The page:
Geopolitics and the dogs of war.
The privatisation of foreign affairs.
In this week’s Not in Dispatches, we look at the intersection of geopolitics and the world’s second-oldest profession (alongside all the others): mercenaries.
This is perhaps a natural jump from last week’s edition, in which we examined another constant in foreign affairs: organised crime. Like the Mafia, mercenaries have long been a feature and a bug of most political systems, including the international economy.
History is littered with examples.
There were the soldiers of fortune commanded by King Shulgi of Ur from 2029 to 1982 BCE. There were the privateers like Francis Drake and Walter Raleigh of the 16th century Caribbean.
German Hessians were used by the British in the American Revolutionary War (including at the above Battle of Trenton). And more recently we’ve seen the aptly named Blackwater (which now has a more cerebral name, Academi) to which the wars in Iraq and Afghanistan were significantly outsourced.
Throughout this history, mercenaries have had a bad rap. During the Renaissance, Niccolo Machiavelli called them “disunited, ambitious, without discipline, unfaithful; gallant among friends, vile among enemies.”
And today, proving the author of ‘The Prince’ right again, is Yevgeny Prigozhin, perhaps the most famous modern “unfaithful” mercenary. His Wagner Group, which recently terrorised Ukraine, not to mention the outskirts of Moscow, is back to engaging in “vile” conduct across Africa and the Middle East.
Guns for hire.
A mercenary is a civilian paid and armed to do military work in a foreign conflict. Or, to quote Vladimir Putin, a frequent employer of them, they are “instruments for realising national interests without the direct participation of the state.”
Much academic analysis is dedicated to discerning the differences between mercenaries and private military contractors (as well as those between private military companies, private security contractors, and private security companies).
Such fine lines barely matter – every mercenary can work as a PMC and vice versa. Indeed, the Italians, whose competing city-states were constantly at war during the Late Middle Ages, also called their mercenaries “condottieri”. And these “contractors” were organised into “free companies”, the predecessors of today’s PMCs.
Definitions aside, mercenaries, modern and historical, have always had several of the following features:
They are motivated by profits more than politics, although the latter is often decisive.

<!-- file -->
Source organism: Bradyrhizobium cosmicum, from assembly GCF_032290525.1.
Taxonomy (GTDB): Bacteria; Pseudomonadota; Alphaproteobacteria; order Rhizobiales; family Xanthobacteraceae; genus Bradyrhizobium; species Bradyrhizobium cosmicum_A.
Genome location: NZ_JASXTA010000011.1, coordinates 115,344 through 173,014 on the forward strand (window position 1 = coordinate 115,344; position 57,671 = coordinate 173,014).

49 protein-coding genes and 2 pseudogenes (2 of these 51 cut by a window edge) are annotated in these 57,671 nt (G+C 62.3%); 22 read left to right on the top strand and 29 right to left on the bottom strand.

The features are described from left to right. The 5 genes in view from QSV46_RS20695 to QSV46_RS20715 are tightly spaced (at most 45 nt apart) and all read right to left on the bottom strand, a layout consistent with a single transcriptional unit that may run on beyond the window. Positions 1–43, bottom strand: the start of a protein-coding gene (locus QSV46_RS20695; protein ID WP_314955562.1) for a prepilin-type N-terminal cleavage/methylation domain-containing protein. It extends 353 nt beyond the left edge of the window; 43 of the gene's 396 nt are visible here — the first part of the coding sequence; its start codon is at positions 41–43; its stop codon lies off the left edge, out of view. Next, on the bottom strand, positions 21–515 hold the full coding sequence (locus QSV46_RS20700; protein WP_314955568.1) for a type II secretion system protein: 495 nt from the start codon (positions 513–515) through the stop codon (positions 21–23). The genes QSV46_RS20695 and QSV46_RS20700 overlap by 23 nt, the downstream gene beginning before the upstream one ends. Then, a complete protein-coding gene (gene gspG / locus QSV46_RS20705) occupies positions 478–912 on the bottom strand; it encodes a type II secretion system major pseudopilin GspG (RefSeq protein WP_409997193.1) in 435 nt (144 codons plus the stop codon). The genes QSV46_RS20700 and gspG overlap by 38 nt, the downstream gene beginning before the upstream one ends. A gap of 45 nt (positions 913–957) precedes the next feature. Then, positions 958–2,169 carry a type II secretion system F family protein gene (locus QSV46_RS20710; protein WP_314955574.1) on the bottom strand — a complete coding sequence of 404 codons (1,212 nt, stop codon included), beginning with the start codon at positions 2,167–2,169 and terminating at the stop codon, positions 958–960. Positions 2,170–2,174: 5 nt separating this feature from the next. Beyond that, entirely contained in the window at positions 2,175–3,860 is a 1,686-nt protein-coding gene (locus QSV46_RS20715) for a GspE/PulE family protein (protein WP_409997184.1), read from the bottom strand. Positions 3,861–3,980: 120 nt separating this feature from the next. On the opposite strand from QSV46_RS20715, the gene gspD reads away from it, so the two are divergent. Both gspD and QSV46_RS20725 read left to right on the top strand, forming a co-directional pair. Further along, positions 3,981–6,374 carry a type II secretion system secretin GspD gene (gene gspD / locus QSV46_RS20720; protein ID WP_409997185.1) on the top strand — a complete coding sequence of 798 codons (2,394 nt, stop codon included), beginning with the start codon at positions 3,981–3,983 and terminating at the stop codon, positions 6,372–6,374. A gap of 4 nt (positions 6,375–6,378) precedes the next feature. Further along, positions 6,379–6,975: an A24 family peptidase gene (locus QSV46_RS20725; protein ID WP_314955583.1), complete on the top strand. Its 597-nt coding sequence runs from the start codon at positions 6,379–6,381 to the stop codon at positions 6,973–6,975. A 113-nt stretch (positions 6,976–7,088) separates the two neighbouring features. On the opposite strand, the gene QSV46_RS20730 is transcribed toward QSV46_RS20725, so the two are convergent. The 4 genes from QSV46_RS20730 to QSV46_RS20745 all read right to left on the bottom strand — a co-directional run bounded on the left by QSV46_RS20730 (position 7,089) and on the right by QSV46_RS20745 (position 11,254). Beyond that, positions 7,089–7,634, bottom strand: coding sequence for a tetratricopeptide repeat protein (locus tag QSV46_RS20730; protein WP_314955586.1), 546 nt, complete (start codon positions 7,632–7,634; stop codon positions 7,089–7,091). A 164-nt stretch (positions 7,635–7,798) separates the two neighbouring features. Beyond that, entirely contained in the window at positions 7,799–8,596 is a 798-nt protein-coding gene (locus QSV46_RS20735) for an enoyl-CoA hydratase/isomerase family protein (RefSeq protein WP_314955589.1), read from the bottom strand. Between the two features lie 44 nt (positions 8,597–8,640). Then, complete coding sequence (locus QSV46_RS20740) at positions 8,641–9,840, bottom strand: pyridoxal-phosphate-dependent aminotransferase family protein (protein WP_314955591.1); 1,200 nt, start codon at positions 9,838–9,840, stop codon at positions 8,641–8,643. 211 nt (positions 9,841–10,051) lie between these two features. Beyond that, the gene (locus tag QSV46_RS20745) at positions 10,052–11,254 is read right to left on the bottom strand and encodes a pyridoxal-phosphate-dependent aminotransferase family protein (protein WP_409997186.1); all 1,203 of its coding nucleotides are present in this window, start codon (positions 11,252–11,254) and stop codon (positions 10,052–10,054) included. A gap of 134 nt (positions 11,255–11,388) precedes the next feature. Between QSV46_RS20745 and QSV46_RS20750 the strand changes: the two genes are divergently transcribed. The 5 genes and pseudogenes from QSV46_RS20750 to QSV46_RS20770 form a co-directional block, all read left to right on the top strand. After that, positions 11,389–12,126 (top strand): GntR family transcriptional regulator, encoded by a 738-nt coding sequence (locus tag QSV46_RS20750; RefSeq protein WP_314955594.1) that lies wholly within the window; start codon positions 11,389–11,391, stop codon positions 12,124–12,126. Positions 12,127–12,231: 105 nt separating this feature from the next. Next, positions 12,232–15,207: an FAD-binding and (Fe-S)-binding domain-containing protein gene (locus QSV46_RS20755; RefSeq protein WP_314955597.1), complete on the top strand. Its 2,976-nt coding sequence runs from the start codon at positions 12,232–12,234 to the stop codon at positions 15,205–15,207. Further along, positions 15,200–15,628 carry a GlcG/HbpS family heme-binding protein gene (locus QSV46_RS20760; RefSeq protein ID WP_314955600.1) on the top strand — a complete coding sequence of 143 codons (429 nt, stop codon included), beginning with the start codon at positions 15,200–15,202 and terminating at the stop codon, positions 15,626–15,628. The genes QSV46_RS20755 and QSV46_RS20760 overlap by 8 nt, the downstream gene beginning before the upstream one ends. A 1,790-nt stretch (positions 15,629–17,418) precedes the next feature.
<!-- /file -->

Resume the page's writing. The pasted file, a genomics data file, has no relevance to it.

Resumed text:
They are organised as businesses, whether as a band of brothers in the 14th century or in anticipation of an IPO on Wall Street today.
They are expeditionary forces, meaning they work away from home, though they may be stateless.
And they are military outfits that use force, often lethal, to win the battle, rather than police units attempting de-escalation to impose law and order.
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Out in the open.
Notwithstanding their common features, there are different types.
That with which we are all most familiar is the modern overt mercenary. Like Academi, these organisations are ostensibly public and subject to government and media scrutiny, albeit limited. They may, in some cases, operate as an acknowledged arm of the state, be provided for in government budgets, and be held responsible by their shareholders.
The first such mercenary organisation was the armed euphemism, Executive Outcomes. It emerged in South Africa in the late 1980s, around the time of the fall of the Berlin Wall. In a preview of what was to come after the end of the Cold War and the explosion of this mercenary class, EO quelled rebellions, captured oil rigs and diamond mines, and trained militias, all for big money.
It wasn’t until the early 2000s, however, that such mercenaries really took off, with the awarding of contracts by the Pentagon to Erik Prince’s Blackwater and numerous other outfits spawned from elite US military regiments.
And such outfits did much of the work formerly meant for such regiments. Throughout Washington’s wars in the Middle East, there was at least one mercenary for every US soldier. At the height of the Afghanistan War, mercenaries reportedly comprised 70% of US forces.
Governments use such mercenaries because they are more cost-effective than conventional units. They cost nothing during peacetime, as they are engaged by different paymasters elsewhere – they are rented, not owned.
And, during wars, they are much cheaper – the US Congressional Budget Office found that a mercenary unit costs $99 million versus $110 million for an equivalent infantry battalion.
Mercenaries also provide cover for actions of which responsible governments would not be proud – at least, that’s how it is meant to work. During the Iraq War, the killing of 17 civilians by US-engaged mercenaries at Nisour Square in Baghdad prompted an international uproar.
The incident was cited as one of the worst war crimes of the entire conflict and altered the course of Washington’s conventional engagement. Not every denial is plausible.